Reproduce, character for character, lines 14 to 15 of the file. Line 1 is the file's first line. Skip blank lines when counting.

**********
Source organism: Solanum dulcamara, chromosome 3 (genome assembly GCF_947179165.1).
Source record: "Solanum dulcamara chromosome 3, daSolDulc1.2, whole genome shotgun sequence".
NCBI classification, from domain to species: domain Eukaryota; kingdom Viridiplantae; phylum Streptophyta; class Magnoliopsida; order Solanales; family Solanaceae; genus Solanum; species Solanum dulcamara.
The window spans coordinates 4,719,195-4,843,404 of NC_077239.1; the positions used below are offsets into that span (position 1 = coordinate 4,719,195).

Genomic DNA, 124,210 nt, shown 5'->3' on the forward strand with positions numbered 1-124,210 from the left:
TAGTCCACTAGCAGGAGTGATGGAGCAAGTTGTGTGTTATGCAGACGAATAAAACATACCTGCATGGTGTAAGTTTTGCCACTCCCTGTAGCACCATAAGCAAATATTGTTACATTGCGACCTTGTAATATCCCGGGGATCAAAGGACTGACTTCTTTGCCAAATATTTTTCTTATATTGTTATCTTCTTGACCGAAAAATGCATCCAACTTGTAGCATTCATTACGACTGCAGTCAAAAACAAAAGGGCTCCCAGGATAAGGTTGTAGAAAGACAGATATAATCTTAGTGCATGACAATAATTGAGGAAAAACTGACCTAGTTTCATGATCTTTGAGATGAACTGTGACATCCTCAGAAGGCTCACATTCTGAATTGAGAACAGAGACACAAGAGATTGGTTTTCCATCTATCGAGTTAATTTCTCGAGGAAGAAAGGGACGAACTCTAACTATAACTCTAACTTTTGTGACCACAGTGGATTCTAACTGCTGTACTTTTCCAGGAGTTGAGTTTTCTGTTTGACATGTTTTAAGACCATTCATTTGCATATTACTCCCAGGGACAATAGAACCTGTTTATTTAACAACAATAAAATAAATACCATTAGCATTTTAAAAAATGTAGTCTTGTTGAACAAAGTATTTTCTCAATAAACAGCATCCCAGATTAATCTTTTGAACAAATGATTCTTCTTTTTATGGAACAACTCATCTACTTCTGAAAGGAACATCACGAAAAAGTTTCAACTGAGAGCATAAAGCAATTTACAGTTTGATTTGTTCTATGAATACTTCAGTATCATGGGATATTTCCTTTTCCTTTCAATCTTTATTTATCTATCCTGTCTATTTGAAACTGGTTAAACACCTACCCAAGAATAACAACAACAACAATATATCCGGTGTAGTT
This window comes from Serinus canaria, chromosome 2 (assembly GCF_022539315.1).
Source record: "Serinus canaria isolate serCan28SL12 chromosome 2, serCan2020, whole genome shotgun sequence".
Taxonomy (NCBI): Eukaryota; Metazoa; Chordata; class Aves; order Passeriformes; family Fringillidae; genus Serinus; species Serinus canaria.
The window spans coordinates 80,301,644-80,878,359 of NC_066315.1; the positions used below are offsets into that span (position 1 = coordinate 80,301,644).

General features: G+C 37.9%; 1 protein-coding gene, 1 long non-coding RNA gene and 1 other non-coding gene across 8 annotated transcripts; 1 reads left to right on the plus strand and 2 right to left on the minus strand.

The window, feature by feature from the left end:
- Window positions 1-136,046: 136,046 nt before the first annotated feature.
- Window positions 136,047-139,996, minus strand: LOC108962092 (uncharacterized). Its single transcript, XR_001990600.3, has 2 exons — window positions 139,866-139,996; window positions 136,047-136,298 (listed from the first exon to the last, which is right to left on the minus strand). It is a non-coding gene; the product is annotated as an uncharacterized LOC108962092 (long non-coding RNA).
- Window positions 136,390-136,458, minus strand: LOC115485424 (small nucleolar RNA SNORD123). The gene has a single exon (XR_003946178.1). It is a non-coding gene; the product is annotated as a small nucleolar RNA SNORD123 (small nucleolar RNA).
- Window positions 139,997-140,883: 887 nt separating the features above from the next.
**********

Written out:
- Window positions 136,047-139,996, minus strand: LOC108962092 (uncharacterized). Its single transcript, XR_001990600.3, has 2 exons — window positions 139,866-139,996; window positions 136,047-136,298 (listed from the first exon to the last, which is right to left on the minus strand). It is a non-coding gene; the product is annotated as an uncharacterized LOC108962092 (long non-coding RNA).
- Window positions 136,390-136,458, minus strand: LOC115485424 (small nucleolar RNA SNORD123). The gene has a single exon (XR_003946178.1). It is a non-coding gene; the product is annotated as a small nucleolar RNA SNORD123 (small nucleolar RNA).